European equities are trailing U.S. shares this year in terms of performance and valuation while seeing outflows of $36 billion and rising volatility as investors slash exposure to the region, spooked in part by the vote on British membership of the European Union.
The benchmark Stoxx Europe 600 Index is on track to record its biggest first-half underperformance versus the Standard & Poor’s 500 Index since 2013. The index is down 5.8 percent year-to-date, while the S&P 500 is up 3.3 percent.
Relative to expected earnings, European stocks are the cheapest compared with U.S. peers since early 2015. The Stoxx 600 currently trades at 15.1 times earnings expected in the next 12 months, while the S&P 500 trades at 16.9 times, according to Bloomberg data.
The discount is even bigger when looking at price-to-book ratios, with the Stoxx 600 trading at 1.7 times book value, well below 2.8 times for the S&P 500. This is the widest gap since Bloomberg started compiling the price-to-book ratio for the Stoxx 600 in 2002.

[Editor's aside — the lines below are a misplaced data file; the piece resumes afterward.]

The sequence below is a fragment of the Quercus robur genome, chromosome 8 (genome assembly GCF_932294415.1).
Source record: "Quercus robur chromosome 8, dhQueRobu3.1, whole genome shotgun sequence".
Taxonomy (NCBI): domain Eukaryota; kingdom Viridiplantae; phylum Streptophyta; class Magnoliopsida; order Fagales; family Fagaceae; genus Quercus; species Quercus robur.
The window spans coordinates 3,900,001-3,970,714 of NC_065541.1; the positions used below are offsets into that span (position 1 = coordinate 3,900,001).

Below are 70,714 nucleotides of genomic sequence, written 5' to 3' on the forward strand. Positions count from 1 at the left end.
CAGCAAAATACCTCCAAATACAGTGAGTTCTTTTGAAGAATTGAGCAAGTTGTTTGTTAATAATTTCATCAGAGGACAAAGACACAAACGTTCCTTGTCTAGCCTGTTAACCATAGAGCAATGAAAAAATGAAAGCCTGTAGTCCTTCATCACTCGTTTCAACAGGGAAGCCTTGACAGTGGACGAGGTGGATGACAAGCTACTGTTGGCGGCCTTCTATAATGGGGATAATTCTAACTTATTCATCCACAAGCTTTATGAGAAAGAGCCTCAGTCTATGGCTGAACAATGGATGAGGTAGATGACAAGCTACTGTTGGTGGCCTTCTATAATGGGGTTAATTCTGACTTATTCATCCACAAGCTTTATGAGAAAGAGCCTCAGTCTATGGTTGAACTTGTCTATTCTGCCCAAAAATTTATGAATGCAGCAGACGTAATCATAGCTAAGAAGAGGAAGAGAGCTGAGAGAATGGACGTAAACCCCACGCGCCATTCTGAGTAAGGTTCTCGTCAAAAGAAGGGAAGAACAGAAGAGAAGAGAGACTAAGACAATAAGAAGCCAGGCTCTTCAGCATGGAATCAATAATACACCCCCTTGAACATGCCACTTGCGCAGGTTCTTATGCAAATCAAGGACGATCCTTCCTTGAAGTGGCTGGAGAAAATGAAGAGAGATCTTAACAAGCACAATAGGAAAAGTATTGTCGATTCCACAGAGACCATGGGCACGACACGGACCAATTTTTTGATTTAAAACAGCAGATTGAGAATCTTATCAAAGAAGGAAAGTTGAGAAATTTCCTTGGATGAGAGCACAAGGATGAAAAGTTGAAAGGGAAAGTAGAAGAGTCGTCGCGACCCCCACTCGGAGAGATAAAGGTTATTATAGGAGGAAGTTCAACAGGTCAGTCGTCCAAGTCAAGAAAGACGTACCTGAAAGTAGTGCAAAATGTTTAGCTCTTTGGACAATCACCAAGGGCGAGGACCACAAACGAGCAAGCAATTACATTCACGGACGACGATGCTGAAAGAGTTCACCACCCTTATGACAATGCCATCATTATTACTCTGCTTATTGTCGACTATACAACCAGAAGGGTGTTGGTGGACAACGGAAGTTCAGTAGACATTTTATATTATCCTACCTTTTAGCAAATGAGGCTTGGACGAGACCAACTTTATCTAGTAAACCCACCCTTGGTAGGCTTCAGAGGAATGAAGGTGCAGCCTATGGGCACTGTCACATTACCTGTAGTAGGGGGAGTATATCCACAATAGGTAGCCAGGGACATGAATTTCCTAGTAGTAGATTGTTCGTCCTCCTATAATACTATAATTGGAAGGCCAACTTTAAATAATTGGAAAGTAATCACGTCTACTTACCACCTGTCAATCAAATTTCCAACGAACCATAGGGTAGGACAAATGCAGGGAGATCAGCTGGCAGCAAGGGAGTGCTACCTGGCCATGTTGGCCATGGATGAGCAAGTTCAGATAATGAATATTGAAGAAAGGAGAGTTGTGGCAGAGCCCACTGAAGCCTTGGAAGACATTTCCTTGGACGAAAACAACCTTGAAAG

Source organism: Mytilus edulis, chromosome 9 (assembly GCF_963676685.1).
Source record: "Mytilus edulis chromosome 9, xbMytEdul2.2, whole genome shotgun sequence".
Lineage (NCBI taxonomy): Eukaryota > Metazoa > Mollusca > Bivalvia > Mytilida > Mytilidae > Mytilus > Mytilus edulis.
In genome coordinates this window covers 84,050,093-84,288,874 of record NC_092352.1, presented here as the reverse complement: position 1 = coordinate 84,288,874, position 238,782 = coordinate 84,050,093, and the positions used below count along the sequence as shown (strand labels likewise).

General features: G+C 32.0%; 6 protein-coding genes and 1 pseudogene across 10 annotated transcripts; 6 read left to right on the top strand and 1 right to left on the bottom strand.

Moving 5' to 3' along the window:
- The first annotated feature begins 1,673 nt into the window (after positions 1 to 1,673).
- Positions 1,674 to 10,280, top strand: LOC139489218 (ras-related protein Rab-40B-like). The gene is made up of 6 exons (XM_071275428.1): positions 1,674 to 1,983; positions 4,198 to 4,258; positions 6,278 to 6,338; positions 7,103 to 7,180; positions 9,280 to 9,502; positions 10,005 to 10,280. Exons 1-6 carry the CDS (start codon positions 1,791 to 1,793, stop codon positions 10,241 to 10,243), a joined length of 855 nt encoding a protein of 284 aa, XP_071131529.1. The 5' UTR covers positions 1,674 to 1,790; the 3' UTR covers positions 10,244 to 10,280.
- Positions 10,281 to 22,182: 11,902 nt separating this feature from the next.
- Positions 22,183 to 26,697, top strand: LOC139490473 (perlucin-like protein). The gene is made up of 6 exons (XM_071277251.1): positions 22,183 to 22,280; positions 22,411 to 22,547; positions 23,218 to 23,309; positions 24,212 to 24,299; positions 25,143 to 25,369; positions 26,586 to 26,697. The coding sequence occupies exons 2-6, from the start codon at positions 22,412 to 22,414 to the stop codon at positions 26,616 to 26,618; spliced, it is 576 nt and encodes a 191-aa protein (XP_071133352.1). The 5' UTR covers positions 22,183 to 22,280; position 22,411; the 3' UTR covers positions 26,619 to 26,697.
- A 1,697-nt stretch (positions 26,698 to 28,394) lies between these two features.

European stocks have also experienced higher relative volatility. While the U.S. VIX trades at 14, Europe’s VStoxx trades at 23, a much higher gap than the 10-year average of 4.5.
It’s in the investment flow data however that concerns about a so-called Brexit have been most visible. Europe equity funds have seen $36 billion in net outflows since the start of the year, reversing nearly a third of 2015’s inflows, according to data from Bank of America Merrill Lynch.
Funds have seen net outflows for 17 straight weeks. Goldman Sachs Group Inc. strategists said in a June 6 report that U.S. investors have been among the biggest sellers of European stocks, as they are very sensitive to shifts in risk aversion.
Europe’s discount to the U.S. is not justified by economic data from both regions, says Roland Kaloyan, head of European equity strategy at Societe Generale SA, who points out that European growth forecasts have been resilient while the U.S. GDP outlook has been cut.
Kaloyan argues that European stocks’ poor performance compared with the U.S. is set to end.
For Barclays Plc equity strategists including Dennis Jose, equity investors have already priced in a high probability of a vote to leave the EU on June 23. They said in a May 31 report that both equity risk premium and implied volatility on European stocks versus U.S. are near historical highs.
Michael Bloomberg, the founder and majority owner of Bloomberg LP, the parent company of Bloomberg News, has publicly supported the campaign to keep the U.K. in the EU.